(19 Apr 2023) As a trainer and consultant for Open Science Communication, Jo Havemann realized the general idea behind Open Science principles works very well in theory, but does not seem to be applicable to realities in certain research communities, disciplines, and world regions.
To address this issue, he consolidated a map containing more than 200 resources and supplementary data nodes across the spectrum of available tools, guidelines, events, and services by research discipline, also including general resources that are sortable by Open Science principle, language or country.
The map contains resources per discipline across all the open science principles including:
- Articles, commentaries, blog posts etc. highlighting established or emerging Open Science practices per discipline and research field.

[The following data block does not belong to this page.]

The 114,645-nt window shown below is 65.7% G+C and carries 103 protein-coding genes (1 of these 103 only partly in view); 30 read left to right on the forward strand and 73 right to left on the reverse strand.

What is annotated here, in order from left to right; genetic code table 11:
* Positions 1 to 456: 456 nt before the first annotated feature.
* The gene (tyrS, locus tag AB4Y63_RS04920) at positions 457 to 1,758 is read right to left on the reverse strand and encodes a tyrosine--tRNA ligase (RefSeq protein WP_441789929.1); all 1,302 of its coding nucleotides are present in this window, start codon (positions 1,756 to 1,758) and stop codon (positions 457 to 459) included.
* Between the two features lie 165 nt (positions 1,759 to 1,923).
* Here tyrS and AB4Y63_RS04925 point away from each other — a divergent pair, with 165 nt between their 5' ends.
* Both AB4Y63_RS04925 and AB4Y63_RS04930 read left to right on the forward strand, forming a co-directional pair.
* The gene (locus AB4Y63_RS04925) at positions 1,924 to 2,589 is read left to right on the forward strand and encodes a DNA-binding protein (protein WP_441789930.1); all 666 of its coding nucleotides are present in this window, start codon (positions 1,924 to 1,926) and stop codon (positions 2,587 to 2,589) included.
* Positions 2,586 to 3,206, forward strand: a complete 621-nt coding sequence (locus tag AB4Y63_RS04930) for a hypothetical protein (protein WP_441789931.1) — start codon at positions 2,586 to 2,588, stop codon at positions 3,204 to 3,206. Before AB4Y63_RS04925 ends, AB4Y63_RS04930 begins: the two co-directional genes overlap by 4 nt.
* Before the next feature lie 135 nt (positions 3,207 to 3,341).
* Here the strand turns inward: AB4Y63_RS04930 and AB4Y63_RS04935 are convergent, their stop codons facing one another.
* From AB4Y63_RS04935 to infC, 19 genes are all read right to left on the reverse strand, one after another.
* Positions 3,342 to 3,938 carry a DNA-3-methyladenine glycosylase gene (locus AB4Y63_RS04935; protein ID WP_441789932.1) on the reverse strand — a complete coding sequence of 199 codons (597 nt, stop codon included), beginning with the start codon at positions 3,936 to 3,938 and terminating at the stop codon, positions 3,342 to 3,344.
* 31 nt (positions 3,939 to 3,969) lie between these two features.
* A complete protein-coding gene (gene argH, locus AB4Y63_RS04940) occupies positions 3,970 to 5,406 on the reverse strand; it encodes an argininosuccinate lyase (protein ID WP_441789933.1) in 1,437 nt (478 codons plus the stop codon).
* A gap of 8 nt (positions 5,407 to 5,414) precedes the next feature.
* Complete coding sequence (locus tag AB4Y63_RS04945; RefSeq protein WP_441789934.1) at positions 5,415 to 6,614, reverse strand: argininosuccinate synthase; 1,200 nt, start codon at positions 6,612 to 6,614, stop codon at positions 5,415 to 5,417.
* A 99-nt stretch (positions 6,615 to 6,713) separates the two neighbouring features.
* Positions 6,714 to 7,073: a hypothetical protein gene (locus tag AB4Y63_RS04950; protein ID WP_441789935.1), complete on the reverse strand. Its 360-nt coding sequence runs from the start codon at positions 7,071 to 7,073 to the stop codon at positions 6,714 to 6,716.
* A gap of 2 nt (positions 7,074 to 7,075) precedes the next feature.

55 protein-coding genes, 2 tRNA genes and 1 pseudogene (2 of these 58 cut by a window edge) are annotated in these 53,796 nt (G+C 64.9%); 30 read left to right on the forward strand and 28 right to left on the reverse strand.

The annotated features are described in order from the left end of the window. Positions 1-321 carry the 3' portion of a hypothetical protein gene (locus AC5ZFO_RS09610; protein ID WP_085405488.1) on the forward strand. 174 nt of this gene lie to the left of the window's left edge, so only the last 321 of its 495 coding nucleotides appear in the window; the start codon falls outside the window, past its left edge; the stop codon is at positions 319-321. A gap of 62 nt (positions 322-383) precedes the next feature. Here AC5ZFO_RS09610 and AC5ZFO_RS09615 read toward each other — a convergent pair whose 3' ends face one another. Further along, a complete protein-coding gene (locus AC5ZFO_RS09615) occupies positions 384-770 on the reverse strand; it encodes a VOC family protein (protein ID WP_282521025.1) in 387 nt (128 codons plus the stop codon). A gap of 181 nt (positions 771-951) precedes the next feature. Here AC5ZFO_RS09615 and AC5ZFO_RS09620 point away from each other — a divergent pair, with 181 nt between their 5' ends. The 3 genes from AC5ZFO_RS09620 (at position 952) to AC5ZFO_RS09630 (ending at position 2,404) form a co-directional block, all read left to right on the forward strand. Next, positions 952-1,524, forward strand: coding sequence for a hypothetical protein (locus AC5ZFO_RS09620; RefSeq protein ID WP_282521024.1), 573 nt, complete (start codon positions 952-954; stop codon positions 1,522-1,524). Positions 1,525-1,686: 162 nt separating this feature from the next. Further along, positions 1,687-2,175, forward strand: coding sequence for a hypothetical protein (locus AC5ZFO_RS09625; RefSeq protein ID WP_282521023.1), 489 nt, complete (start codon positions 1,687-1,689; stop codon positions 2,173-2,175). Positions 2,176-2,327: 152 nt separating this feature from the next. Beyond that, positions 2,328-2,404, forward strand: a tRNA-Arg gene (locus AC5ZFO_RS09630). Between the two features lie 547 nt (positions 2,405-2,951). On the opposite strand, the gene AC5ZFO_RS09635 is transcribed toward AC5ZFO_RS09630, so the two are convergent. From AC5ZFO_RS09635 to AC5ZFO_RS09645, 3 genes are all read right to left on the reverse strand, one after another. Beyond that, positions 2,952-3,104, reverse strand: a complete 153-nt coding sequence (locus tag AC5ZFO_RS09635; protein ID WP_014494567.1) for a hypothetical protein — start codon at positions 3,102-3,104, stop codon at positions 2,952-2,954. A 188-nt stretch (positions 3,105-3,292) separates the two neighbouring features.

- Open Access resources including links to DOAJ and The Lens.org journal searches by discipline, discipline-specific preprint repositories, and Open Access declarations.
- Open Data including discipline-specific data repositories, The FAIR and CARE principles.
- Open Hardware communities, networks and guidelines.
- Open Source Software packages that serve specific disciplines or research fields as ell as tools and references.
- Resources and guidelines on Open Evaluation and Assessment, such as SF DORA and CoARA.
- Open Peer Review platforms and communities.
- Open Science policies and guidelines of Selected research associations, funders and other scholarly stakeholders.
- Citizen Science projects and platforms .
- Persistent identifiers relevant for publishing of manuscripts, data and code.
- References to other knowledge systems (indigenous knowledge, researchers at risk, marginalized scholars).
- Multilingual resources and those that are available in languages other than English.
Scholarly Kitchen has the article in full.